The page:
FIG. 1 is a cross-sectional view of an electro-optic modulator according to an exemplary embodiment.
Referring to FIG. 1, an electro-optic modulator 100 may include a reflection film 110, a composite material layer 130, and a transparent electrode layer 150.
The reflection film 110 may be formed of a cholesteric liquid crystal (CLC) polymer. The reflection film 110 may reflect light having a specific wavelength, from among incident light, and circularly polarize the incident light. Part of the circularly polarized light may be transmitted through the reflection film 110, and the remaining part of the circularly polarized light may be reflected by the reflection film 110. For example, the reflection film 110 may circularly polarize light having a specific wavelength, from among the incident light, transmit 50% of the circularly polarized light, and reflect 50% of the circularly polarized light.
The reflection film 110 may be formed by coating and curing the CLC polymer and have very excellent surface quality. For reference, a dielectric mirror film may be used instead of the reference film 110. The dielectric mirror film may include at least 10 layers formed by alternately depositing a high refractive index material and a low refractive index material on a substrate. However, as appreciated by the present inventors, since the dielectric mirror film is formed on a substrate, such as a polyethylene terephthalate (PET) substrate having a thickness of several μm, using a deposition process, such as a physical vapor deposition (PVD) process, minute cracks or protrusions may be formed, thereby degrading a surface quality of the dielectric mirror film. As further appreciated by the present inventors, due to these surface defects, the dielectric mirror film may be inadequate to detect defects in fine pixels (i.e., with a pitch of about 30 μm or less). Also, if the PET substrate is relatively thick, the electric field, which varies with a voltage distribution of a testing target object disposed under the PET substrate, may not be sufficiently transmitted to the composite material layer 130 disposed on the PET substrate.
However, the reflection film 110 applied to the electro-optic modulator 100 according to the present embodiment may be thinly formed of a CLC polymer. For example, the reflection film 110 may be formed of a CLC polymer to a thickness of about 3 μm or less. Thus, an electric field, which varies with a voltage distribution of a testing target object, may be relatively substantially transmitted to the composite material layer 130 disposed on the reflection film 110. Also, the reflection film 110 may be formed using coating and curing processes, which are used to form a polymer film. Thus, the surface quality (e.g., surface roughness and uniformity) of the reflection film 110 may be better than that of a dielectric mirror film. For example, in some embodiments, surface roughness and uniformity of the reflection film 110 formed of the CLC polymer may be at least five times as high as that of a dielectric mirror film. The reflection film 110 formed of the CLC polymer is described in further detail with reference to FIG. 3, for example.
The composite material layer 130 may include a polymer film 132 and LC droplets 134. For example, the composite material layer 130 may include polymer dispersed liquid crystals (PDLCs). Thus, the composite material layer 130 may have a structure in which a plurality of LC droplets 134 are dispersed in the polymer film 132. Each of the LC droplets 134 may contain a plurality of LC molecules 135.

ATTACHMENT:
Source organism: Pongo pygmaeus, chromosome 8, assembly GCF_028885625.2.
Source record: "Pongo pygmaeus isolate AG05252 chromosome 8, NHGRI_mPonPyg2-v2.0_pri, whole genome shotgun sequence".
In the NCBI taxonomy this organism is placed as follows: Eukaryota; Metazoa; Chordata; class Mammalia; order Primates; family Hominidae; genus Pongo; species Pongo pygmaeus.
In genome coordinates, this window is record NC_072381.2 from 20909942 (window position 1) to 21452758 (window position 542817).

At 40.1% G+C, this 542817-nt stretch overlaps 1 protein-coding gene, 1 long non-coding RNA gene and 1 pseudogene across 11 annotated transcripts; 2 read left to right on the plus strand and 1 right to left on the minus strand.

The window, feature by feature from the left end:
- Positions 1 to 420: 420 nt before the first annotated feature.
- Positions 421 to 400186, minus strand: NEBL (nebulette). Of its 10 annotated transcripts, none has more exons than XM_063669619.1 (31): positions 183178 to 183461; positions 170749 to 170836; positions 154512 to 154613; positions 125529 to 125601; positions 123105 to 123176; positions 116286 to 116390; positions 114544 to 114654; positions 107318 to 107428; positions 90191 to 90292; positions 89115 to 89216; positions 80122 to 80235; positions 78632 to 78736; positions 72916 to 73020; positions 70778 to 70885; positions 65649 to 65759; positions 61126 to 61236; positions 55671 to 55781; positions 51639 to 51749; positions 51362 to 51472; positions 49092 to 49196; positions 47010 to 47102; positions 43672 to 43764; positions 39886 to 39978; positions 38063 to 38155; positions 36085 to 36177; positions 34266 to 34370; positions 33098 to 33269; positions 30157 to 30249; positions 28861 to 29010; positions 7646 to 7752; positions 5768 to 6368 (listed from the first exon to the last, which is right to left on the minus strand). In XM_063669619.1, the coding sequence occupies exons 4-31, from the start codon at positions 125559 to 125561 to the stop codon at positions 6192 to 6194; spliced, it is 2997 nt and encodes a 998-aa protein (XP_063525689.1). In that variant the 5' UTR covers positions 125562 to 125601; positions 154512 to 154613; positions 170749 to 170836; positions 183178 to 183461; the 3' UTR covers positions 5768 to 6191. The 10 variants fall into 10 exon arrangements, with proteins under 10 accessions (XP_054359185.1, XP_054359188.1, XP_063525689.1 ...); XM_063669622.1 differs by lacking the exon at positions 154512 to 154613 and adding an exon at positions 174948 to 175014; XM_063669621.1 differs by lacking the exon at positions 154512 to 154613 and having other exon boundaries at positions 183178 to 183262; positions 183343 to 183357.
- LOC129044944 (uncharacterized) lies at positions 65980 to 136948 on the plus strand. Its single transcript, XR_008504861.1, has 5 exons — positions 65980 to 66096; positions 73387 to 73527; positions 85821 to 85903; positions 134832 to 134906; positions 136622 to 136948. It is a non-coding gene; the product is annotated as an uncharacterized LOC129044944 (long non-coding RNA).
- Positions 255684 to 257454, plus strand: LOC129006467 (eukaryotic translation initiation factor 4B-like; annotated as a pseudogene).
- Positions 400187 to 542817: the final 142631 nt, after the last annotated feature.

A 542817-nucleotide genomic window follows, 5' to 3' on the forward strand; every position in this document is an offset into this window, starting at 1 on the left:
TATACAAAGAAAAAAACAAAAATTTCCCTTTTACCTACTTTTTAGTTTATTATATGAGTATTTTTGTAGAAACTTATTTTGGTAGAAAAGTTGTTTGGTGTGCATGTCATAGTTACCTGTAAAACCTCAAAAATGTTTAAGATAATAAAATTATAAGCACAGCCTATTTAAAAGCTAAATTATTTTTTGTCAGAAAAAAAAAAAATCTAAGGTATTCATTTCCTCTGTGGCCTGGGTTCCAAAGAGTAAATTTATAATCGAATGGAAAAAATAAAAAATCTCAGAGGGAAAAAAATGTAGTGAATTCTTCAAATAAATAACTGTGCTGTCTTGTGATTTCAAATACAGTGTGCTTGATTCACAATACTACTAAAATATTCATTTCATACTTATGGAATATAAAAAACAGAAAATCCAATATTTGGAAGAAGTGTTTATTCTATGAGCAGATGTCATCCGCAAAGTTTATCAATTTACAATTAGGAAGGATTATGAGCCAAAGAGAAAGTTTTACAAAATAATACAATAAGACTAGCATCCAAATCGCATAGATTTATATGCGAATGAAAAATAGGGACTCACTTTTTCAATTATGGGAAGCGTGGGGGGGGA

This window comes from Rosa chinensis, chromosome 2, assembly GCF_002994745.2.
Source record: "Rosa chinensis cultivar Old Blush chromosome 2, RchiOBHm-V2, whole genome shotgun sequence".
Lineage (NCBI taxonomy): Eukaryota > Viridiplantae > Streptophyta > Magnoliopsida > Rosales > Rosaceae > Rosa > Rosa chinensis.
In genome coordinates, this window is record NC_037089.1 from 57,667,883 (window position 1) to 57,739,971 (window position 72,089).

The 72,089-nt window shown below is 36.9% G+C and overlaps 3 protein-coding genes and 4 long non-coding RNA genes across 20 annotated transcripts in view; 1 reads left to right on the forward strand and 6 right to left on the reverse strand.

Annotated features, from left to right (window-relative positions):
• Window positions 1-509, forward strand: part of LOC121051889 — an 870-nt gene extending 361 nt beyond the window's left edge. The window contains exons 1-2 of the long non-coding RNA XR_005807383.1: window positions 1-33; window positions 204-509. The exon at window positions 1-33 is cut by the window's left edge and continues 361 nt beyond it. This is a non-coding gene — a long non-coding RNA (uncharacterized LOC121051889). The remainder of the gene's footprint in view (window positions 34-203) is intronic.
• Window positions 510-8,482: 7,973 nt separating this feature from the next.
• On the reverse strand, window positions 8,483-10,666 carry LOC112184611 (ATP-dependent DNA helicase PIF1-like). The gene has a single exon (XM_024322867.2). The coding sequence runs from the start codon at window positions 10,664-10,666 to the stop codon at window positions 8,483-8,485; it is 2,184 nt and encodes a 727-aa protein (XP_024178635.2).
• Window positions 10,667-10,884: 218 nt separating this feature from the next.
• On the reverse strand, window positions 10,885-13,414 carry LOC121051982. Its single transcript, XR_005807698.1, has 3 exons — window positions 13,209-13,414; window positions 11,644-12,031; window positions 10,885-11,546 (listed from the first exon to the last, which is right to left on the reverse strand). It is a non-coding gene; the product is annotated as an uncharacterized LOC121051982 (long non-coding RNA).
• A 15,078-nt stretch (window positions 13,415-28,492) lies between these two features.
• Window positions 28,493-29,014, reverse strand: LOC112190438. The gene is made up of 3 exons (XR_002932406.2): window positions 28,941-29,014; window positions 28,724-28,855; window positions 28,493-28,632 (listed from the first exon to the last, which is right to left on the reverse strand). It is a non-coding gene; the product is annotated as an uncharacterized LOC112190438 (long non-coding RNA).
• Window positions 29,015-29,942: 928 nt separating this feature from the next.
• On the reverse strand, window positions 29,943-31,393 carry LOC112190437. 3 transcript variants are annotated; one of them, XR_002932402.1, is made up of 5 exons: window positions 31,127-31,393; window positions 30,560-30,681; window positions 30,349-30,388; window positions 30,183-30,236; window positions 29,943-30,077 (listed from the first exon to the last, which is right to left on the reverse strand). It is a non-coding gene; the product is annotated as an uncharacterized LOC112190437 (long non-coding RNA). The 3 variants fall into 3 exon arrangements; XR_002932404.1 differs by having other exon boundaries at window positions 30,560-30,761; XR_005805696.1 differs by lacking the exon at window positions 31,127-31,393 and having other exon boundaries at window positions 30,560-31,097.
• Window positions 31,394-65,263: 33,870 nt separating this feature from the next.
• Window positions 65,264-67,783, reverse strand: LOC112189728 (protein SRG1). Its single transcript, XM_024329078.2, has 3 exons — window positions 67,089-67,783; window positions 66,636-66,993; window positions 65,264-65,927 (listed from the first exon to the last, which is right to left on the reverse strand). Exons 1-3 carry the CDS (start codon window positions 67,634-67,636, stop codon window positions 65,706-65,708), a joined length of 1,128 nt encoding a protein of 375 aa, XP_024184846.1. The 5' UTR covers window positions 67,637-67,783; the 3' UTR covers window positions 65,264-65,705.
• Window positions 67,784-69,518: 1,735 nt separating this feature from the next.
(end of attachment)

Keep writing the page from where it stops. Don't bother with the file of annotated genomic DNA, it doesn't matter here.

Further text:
More specifically, in some embodiments, the composite material layer 130 may include a PDLC film in which the LC droplets 134 having a size of several μm are dispersed in the polymer film 132 having a thickness of several tens of μm. When the PDLC film is interposed between two electrodes and an electric field is applied thereto, the LC molecules may be oriented toward the electric field. In this case, when an ordinary refractive index “no” of LCs becomes equal to a refractive index “np” of a polymer, the PDLC film may become transparent. When the electric field is removed, the directions of the LC molecules may become disordered due to surface anchoring energy, and an effective refractive index of the LCs may deviate from the refractive index “np” of the polymer. Thus, the PDLC film may become opaque due to scattering of light caused by a mismatch in the refractive indexes. Accordingly, since the PDLC film operates based on the scattering of light and does not need an additional polarizing plate, the optical efficiency may be increased.
A transparent electrode layer 150 may be formed of both a conductive material and a transparent material capable of transmitting light. For example, the transparent electrode layer 150 may be formed of indium tin oxide (ITO), antimony tin oxide (ATO), aluminum zinc oxide (AZO), indium zinc oxide (IZO), indium zinc tin oxide (IZTO), SnO2, In2O3, or carbon nanotubes (CNTs). In the electro-optic modulator 100 according to the present embodiment, the transparent electrode layer 150 may be formed of ITO.
The electro-optic modulator 100 according to the present embodiment may include a CLC-polymer-based reflection film 110 having a relatively small thickness and a surface with excellent quality. Thus, the electro-optic modulator 100 may measure a voltage distribution of a testing target object disposed thereunder. For example, the electro-optic modulator 100 including the CLC-polymer-based reflection film 110 according to the present embodiment may be effectively used to detect pixel defects in a high-resolution display having a fine pitch less than or equal to 30 μm.